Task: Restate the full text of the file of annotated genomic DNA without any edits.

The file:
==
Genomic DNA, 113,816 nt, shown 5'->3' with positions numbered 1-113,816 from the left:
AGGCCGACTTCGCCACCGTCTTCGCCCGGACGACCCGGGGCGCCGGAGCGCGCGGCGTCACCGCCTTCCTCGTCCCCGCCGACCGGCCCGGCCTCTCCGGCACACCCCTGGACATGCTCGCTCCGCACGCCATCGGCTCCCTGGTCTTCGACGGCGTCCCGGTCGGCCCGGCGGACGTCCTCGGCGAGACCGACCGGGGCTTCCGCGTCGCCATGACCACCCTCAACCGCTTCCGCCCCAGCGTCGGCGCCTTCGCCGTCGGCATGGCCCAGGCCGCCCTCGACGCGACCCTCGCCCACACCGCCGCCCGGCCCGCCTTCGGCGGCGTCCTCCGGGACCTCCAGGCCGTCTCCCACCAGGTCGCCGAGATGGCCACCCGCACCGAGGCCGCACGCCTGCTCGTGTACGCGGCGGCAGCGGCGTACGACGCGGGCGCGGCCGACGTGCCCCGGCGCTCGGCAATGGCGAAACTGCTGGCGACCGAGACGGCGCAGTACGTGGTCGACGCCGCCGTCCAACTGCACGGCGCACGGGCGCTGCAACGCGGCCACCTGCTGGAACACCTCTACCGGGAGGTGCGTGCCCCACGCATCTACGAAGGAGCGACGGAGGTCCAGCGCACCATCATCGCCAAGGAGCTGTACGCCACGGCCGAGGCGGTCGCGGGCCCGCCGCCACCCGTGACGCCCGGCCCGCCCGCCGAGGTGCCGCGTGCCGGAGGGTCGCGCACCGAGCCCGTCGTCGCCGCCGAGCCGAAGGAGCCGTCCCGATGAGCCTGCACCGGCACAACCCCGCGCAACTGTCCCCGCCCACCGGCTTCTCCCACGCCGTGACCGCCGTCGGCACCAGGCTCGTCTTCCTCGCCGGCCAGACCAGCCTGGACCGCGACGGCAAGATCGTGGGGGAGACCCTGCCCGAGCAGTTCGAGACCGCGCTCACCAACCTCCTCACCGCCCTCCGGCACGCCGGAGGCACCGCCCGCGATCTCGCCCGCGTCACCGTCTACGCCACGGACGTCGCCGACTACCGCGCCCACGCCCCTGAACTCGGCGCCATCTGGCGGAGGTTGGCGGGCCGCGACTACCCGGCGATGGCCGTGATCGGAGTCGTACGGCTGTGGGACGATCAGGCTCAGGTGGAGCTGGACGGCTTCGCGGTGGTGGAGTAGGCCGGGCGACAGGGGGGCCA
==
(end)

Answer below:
Genomic DNA, 113,816 nt, shown 5'->3' with positions numbered 1-113,816 from the left:
AGGCCGACTTCGCCACCGTCTTCGCCCGGACGACCCGGGGCGCCGGAGCGCGCGGCGTCACCGCCTTCCTCGTCCCCGCCGACCGGCCCGGCCTCTCCGGCACACCCCTGGACATGCTCGCTCCGCACGCCATCGGCTCCCTGGTCTTCGACGGCGTCCCGGTCGGCCCGGCGGACGTCCTCGGCGAGACCGACCGGGGCTTCCGCGTCGCCATGACCACCCTCAACCGCTTCCGCCCCAGCGTCGGCGCCTTCGCCGTCGGCATGGCCCAGGCCGCCCTCGACGCGACCCTCGCCCACACCGCCGCCCGGCCCGCCTTCGGCGGCGTCCTCCGGGACCTCCAGGCCGTCTCCCACCAGGTCGCCGAGATGGCCACCCGCACCGAGGCCGCACGCCTGCTCGTGTACGCGGCGGCAGCGGCGTACGACGCGGGCGCGGCCGACGTGCCCCGGCGCTCGGCAATGGCGAAACTGCTGGCGACCGAGACGGCGCAGTACGTGGTCGACGCCGCCGTCCAACTGCACGGCGCACGGGCGCTGCAACGCGGCCACCTGCTGGAACACCTCTACCGGGAGGTGCGTGCCCCACGCATCTACGAAGGAGCGACGGAGGTCCAGCGCACCATCATCGCCAAGGAGCTGTACGCCACGGCCGAGGCGGTCGCGGGCCCGCCGCCACCCGTGACGCCCGGCCCGCCCGCCGAGGTGCCGCGTGCCGGAGGGTCGCGCACCGAGCCCGTCGTCGCCGCCGAGCCGAAGGAGCCGTCCCGATGAGCCTGCACCGGCACAACCCCGCGCAACTGTCCCCGCCCACCGGCTTCTCCCACGCCGTGACCGCCGTCGGCACCAGGCTCGTCTTCCTCGCCGGCCAGACCAGCCTGGACCGCGACGGCAAGATCGTGGGGGAGACCCTGCCCGAGCAGTTCGAGACCGCGCTCACCAACCTCCTCACCGCCCTCCGGCACGCCGGAGGCACCGCCCGCGATCTCGCCCGCGTCACCGTCTACGCCACGGACGTCGCCGACTACCGCGCCCACGCCCCTGAACTCGGCGCCATCTGGCGGAGGTTGGCGGGCCGCGACTACCCGGCGATGGCCGTGATCGGAGTCGTACGGCTGTGGGACGATCAGGCTCAGGTGGAGCTGGACGGCTTCGCGGTGGTGGAGTAGGCCGGGCGACAGGGGGGCCA